The Failed Con Artist - Bowhunting Bear in Colorado's Backcountry

The Failed Con Artist - Bowhunting Bear in Colorado's Backcountry
There are three kinds of lies: lies, damned lies, and statistics.
— Benjamin Disraeli


When you’re blessed with a pile of guts you don’t simply walk by it. You kneel down and thank the gods above for the gift of a reeking, globulous mass. Let that pile turn in the sun for a few days, so much so that it would knock a buzzard off a shit wagon, well then you got liquid gold.

Two days previous I saw this gift unwrapped for me while glassing elk across a deep valley.

“I got one,” said Joe.

I followed the angle of his glass to a steep avalanche shoot about two thirds of the way up the mountain. Of course it’s two thirds of the way up the mountain, everything is always two thirds of the way up the mountain…

“He’s either semi-retarded or he’s trying to give himself a head rush,” I replied as I spotted him.

“Yea, I’ve never seen an elk bed with his head downhill like that,” came Joe’s response.

We waited to see what would unfold. Would he move? Was there something wrong with him?

After a few minutes we realize that there was certainly something wrong with him. He was dead.

Two archers appeared from behind a tree and with one raising a bow to the air in celebration, it was obvious that the animal was sleeping the long sleep.

“That sucks. We were just hunting there yesterday,” came the disappointment from Joe’s mouth.

“Doesn’t suck for me. I’ve got a bear tag in my pocket. That elk is going to turn into an all you can eat buffet in about two days,” I shot back to him.


hunter with headlamp


Standing above the almost picked clean carcass two days later I realized that the bait for the trap was perfect, however the geography wasn’t.

The damn avalanche shoot is a wind tunnel.

The bears had been there, but no matter the angle of my approach there was just no way of getting the wind right. The cliffed out edges of the steep shoot was perfect for cover. I could have been doing back-flips and riding a unicycle and they wouldn’t have seen me approaching.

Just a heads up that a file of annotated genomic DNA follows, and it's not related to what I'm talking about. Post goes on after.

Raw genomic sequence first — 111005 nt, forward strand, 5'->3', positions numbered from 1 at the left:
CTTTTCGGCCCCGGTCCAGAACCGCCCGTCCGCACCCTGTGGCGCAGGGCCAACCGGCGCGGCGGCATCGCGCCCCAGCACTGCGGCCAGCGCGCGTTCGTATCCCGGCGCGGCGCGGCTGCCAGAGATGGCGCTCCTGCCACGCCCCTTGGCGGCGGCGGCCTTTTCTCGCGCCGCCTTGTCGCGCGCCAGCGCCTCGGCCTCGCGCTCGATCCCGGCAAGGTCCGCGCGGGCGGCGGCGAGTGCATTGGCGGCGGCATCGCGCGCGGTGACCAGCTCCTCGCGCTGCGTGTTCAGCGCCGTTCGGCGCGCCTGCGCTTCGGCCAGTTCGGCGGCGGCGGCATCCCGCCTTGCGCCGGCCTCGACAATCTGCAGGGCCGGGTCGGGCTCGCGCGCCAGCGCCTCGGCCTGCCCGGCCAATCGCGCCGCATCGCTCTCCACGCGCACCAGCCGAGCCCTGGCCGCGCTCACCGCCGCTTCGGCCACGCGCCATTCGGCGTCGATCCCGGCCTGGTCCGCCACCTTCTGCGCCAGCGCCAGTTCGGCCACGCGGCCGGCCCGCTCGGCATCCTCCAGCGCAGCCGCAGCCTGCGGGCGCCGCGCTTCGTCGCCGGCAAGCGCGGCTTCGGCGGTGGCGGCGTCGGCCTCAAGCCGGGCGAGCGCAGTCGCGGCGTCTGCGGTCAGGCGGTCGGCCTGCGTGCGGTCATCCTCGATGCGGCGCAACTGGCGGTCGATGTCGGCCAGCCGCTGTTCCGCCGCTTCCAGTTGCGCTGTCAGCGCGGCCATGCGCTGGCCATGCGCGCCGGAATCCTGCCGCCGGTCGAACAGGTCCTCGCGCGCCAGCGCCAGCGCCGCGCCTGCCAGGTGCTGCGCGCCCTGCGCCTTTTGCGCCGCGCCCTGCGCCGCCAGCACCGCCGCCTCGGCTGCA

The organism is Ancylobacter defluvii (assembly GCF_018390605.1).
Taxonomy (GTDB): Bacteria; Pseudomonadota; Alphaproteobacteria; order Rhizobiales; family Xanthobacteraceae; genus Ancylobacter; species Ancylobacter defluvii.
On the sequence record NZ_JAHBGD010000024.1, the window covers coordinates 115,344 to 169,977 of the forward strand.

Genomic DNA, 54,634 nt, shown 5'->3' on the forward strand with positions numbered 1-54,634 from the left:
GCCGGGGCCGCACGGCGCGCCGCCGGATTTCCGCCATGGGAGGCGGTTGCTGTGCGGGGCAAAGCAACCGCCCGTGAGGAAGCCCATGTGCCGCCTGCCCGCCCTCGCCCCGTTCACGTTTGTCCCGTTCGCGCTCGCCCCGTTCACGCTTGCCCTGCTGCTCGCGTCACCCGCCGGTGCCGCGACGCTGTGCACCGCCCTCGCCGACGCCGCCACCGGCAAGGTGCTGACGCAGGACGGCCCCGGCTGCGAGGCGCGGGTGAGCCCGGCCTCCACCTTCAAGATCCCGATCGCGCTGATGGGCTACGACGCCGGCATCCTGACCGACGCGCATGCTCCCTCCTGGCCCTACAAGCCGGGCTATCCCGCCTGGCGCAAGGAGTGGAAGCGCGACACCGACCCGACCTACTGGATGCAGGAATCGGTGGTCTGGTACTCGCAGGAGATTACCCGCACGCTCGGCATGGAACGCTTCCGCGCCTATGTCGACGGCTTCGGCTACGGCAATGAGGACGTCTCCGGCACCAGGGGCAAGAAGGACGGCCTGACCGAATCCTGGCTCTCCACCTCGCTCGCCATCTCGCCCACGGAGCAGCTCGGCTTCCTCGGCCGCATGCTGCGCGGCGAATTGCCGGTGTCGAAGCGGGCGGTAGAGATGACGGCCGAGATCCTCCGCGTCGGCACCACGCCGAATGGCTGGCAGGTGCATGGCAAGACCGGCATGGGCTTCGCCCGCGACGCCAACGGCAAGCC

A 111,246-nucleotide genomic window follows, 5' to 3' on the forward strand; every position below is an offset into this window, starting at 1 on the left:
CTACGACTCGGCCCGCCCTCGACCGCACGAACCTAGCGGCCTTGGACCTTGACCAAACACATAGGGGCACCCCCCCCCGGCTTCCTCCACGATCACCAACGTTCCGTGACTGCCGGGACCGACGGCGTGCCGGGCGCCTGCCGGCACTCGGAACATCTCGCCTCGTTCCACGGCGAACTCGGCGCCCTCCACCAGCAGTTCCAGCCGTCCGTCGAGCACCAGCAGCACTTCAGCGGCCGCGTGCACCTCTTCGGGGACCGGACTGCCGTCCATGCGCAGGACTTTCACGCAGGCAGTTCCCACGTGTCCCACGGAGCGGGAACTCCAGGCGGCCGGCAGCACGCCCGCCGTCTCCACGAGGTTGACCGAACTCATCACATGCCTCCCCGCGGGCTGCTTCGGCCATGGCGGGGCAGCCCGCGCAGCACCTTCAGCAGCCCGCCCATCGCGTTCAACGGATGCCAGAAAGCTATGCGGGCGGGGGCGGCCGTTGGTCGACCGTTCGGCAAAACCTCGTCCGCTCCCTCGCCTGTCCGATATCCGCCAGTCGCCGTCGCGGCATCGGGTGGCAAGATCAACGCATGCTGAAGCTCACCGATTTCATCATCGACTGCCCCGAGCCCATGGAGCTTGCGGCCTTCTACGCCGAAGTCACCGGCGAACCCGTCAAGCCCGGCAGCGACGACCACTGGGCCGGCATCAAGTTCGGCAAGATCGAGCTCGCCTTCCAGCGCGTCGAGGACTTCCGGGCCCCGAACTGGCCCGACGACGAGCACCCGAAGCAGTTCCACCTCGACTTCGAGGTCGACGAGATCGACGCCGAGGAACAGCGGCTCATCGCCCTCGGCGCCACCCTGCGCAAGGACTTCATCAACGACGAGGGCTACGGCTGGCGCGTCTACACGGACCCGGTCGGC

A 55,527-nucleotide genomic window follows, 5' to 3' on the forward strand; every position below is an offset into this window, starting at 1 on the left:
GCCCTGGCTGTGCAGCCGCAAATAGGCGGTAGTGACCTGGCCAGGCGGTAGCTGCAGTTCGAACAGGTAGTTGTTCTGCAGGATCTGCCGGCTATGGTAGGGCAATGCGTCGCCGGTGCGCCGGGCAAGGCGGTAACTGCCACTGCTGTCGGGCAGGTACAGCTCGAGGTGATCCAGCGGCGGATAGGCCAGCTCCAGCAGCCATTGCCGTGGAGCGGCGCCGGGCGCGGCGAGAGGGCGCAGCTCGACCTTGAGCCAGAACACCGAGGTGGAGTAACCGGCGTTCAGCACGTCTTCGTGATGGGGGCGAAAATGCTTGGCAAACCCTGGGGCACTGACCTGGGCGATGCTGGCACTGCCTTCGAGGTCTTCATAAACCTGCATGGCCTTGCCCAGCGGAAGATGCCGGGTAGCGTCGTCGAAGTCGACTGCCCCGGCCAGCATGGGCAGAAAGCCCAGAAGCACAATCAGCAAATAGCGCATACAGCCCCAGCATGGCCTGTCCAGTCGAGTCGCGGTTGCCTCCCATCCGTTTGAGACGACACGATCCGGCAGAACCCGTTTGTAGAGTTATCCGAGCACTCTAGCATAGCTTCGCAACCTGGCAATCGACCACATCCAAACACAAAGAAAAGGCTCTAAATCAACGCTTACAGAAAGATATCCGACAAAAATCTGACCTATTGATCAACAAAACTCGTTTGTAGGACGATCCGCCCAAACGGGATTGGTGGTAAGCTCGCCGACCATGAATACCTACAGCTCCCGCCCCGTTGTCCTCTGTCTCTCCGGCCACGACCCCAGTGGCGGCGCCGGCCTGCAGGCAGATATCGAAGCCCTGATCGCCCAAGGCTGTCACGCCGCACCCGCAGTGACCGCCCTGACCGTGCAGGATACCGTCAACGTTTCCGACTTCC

But that damn wind. No matter how I approached they always slipped away a few seconds before I peered over the edge.

“Same thing as yesterday man. By the looks of it you were all but measuring out a room in your house for that bear skin rug,” Joe commented over another gruel like dinner of Mountain House. “You were all but there before they split.”

I could tell Joe was getting a fair bit of amusement of my early morning trudges up the side of Mt. Everest. I’d glass back at him a mile or so out sipping coffee and occasionally looking through the spotting scope at the spectacle unfolding.

I started to feel that tag in my pocket weighing me down like the albatross. We were here to hunt elk, but when presented an opportunity like this you don’t just walk by.

“Don’t even look to see if they’re there tomorrow. Just go. They’ve been there the last few days religiously. Just get up there well before sunrise and most importantly before the wind starts to swirl,” comes his advice.

Easily said when you’re the guy sitting behind the glass. Spending a third morning up that death slide wasn’t as appealing to the guy with the boots on the ground.

“Suck it up buttercup. Isn’t this what you train for? Isn’t this what makes you an ‘athlete’?” he laughs, knowing what I’m hesitant about.

Ugh. Everyone’s an ‘athlete’ these days. I wonder if chess players have picked up that moniker as well or are us hunters the last to grasp onto that word.


dehydrated food


The morning doesn’t come easy. Six days into the hunt and my shoulders and hip are telling me to throw in the towel and head home to a comfortable bed.

What’s on the menu for breakfast this morning? Oatmeal and protein powder? Freakin sweet! I was hoping to have that again. Everything’s coming up Fred.